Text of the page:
Residents fear their village could become isolated if plans to withdraw a “lifeline” bus service into Darlington town centre go ahead. 

Bus operator Arriva has announced plans to withdraw the number 12 service in full from July 9 due to funding cuts. However, residents of Hurworth and Middleton St George heavily rely on the service as their only way of travelling into Darlington. 

The Local Democracy Reporting Service visited Hurworth to speak to people who will be affected by the changes and those who are calling on the bus operator to reverse its decision. 

For residents without access to a car or the elderly, who are unable to drive, the bus service is key to people’s everyday lives. Passengers say dozens of people use the 12 each day for supermarket shopping, dental and hospital appointments and social engagements in Darlington and further afield. 

Andrew Thompson, who lives in the village, relies on the 12 bus through his disabled pass. “Losing the service would affect my independence and mental health as I would have to rely on other family or friends to do simple things,” he said. “I would even be prepared to pay a subsidy of 50p per journey and I am sure others in the village would too. 

“A compromise of providing the service one per hour instead of two could surely be considered. Hurworth is an expanding village and to cut off the disabled, old and students of the village cannot be a good thing.”

The 12 service has been revised in recent years so that it only travels through the village westwards. And school and college pupils travelling to and from Darlington and the surrounding area are also worried about what the withdrawal could mean for their futures. 

The Northern Echo: The 12 bus service has been described as a 'lifeline' for residents The 12 bus service has been described as a 'lifeline' for residents (Image: The Northern Echo)

Lucy Ward relies on the bus everyday and without it - she doesn’t have a driver's licence yet - she wouldn’t be able to attend.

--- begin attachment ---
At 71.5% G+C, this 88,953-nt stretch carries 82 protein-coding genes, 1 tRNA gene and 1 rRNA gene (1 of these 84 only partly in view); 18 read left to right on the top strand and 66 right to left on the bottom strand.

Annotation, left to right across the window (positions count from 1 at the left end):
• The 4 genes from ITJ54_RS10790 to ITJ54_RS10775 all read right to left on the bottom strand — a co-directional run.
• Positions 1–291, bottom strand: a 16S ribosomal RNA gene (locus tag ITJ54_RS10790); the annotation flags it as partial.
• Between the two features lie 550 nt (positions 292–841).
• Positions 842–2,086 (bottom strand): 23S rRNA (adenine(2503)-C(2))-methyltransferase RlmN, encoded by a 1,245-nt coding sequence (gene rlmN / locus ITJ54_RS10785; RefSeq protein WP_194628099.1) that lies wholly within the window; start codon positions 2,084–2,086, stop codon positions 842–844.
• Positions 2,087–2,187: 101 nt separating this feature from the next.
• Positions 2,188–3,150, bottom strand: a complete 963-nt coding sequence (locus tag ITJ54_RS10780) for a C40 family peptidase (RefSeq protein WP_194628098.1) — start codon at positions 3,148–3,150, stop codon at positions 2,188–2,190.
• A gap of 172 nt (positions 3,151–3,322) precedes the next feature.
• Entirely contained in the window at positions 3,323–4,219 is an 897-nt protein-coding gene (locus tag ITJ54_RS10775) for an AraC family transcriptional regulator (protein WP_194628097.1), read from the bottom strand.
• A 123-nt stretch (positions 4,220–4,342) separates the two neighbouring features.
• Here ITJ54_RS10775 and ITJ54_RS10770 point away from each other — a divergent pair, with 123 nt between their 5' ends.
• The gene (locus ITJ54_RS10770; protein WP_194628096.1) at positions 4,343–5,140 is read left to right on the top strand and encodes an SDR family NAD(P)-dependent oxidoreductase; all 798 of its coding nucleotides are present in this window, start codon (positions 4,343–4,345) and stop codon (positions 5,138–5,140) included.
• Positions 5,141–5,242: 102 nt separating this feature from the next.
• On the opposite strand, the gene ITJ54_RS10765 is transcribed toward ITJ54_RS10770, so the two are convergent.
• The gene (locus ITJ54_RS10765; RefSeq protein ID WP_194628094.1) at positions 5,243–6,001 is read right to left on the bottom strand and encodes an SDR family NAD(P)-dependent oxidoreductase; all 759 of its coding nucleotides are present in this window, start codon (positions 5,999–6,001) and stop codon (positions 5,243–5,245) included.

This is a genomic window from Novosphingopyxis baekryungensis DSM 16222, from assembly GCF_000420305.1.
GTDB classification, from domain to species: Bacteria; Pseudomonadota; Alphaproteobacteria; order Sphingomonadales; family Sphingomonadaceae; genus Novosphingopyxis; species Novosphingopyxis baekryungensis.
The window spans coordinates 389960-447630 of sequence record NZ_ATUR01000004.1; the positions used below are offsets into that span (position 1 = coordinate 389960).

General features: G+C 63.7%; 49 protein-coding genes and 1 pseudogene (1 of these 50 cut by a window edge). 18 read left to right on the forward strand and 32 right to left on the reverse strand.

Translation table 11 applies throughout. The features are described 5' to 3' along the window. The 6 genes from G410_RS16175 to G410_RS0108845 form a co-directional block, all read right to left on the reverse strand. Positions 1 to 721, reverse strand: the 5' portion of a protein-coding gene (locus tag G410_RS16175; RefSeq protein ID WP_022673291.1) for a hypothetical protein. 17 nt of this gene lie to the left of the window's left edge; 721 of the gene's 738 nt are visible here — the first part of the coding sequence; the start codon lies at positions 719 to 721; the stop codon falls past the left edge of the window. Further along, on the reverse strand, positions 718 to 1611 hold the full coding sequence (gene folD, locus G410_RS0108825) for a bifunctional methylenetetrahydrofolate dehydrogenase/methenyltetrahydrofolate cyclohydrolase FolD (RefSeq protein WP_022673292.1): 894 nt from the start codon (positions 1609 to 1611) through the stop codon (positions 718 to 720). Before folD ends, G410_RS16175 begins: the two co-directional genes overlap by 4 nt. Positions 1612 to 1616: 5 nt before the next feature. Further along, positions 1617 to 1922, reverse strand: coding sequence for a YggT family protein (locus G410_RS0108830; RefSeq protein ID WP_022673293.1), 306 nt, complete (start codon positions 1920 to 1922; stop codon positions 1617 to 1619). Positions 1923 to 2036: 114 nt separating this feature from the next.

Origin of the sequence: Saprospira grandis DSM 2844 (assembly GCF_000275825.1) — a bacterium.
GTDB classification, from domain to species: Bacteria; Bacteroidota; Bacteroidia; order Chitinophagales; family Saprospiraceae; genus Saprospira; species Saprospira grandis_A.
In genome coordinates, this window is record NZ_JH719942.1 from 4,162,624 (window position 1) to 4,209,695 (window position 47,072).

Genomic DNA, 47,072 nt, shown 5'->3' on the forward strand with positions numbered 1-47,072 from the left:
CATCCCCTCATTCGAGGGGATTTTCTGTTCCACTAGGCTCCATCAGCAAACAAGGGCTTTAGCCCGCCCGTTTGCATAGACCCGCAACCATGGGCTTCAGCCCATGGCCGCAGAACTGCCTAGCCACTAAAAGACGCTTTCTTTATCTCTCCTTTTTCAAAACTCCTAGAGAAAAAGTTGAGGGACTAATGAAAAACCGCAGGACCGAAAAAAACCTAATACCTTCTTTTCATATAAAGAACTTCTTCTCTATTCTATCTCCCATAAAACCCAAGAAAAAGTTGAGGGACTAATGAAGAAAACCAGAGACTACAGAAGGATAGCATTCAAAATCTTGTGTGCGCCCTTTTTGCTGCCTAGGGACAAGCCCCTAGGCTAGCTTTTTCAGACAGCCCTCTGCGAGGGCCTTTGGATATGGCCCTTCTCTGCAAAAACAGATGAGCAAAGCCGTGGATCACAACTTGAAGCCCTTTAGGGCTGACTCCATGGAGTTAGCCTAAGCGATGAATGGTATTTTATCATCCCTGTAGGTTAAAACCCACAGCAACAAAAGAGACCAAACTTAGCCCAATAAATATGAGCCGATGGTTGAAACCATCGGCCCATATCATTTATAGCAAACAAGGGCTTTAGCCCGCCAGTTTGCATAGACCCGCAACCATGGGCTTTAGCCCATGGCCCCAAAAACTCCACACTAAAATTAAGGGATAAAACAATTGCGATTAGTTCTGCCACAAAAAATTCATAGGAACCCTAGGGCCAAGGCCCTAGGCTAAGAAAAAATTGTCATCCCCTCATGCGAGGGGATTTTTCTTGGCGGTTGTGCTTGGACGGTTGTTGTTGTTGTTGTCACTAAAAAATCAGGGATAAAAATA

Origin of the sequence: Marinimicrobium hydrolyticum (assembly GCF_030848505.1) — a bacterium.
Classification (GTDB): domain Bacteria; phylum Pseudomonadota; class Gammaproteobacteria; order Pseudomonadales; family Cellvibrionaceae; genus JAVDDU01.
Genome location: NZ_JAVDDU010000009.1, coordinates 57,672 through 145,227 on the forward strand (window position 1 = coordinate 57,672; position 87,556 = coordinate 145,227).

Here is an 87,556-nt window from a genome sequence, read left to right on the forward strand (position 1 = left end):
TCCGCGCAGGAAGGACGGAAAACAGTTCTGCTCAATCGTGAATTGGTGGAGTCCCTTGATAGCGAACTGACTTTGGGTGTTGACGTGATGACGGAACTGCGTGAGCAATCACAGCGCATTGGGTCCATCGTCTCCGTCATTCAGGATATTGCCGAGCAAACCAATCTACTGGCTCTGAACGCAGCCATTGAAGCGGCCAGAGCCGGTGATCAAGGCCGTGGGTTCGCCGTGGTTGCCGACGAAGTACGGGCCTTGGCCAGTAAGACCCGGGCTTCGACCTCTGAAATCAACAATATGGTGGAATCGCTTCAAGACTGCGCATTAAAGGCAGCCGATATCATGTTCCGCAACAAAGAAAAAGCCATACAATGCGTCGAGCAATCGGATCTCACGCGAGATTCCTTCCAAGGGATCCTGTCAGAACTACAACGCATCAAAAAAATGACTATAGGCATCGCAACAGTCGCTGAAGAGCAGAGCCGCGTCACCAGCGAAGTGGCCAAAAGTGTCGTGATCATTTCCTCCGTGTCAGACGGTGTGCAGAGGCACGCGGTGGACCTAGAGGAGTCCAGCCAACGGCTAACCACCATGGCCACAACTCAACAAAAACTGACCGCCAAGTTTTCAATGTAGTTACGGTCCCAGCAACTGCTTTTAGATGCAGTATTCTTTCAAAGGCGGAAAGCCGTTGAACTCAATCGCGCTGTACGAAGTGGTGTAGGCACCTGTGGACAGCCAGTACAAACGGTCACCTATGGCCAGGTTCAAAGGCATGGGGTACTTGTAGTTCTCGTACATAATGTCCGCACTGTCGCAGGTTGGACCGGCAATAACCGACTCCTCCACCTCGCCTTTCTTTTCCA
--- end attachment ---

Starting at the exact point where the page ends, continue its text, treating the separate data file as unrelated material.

“As well as education reasons, I will also be isolated from my friends as I cannot get to town and they cannot get to the village,” said Lucy. “There are no safe roads for cycling and there’s no alternative public transport.”

“I understand that budget cuts need to be made but the number 12 is already staggered and often turns up late or not at all. Any alterations to the current timetable will be incredibly inconvenient to the members of the public.”

Arriva says withdrawing or making significant changes to bus services is “always a very last resort” and the difficult decision has been taken following “exhaustive efforts”, after failing to reach a funding agreement with the Tees Valley Combined Authority (TVCA). 

Bill Drumm, of Hurworth Village Hall, said the cuts will be catastrophic for residents. “It’s the most appalling decision any company could ever take.

“The only shop you can access in Hurworth is the Spar but now residents are being held to ransom, where else can you go now? It’s just wrong on so many levels, it’s unbelievable.”

The Northern Echo: The current timetable for the service in Hurworth - but it is set to be withdrawn completely from July 9The current timetable for the service in Hurworth - but it is set to be withdrawn completely from July 9 (Image: The Northern Echo)

Liz Petty has lived in Hurworth for around 40 years, and while she acknowledges the issues bus operators are facing, she fears people will be marooned in the village. She added: “I agree that during the day some of the buses are underused but surely this isn’t a reason to cancel them. We are constantly told to cut down on reliance on cars and use public transport - and then our buses are pulled.”

For Angela Tovey and her elderly clients in the village, the bus is “literally a lifeline”. “I am more than happy to do absolutely anything to help,” she added. “Keep this bus route open.”

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Arriva blamed TVCA for a 28 per cent cut in funding for the English National Concessionary Fares Scheme (ENCTS) - a programme which provides revenue reimbursement for carriage of free bus travel for eligible people to ensure operators aren’t financially worse off.

However, TVCA insists the changes are a commercial decision made by Arriva, not the authority and is determined to ensure passengers get value for money.  

A spokesman said: “We put forward a fair settlement fully in line with our previous methodology and entirely within the scope of Government guidance, which Arriva refused to accept. Arriva is the outlier, as deals based on the same approach have been accepted by both Go North East and Stagecoach."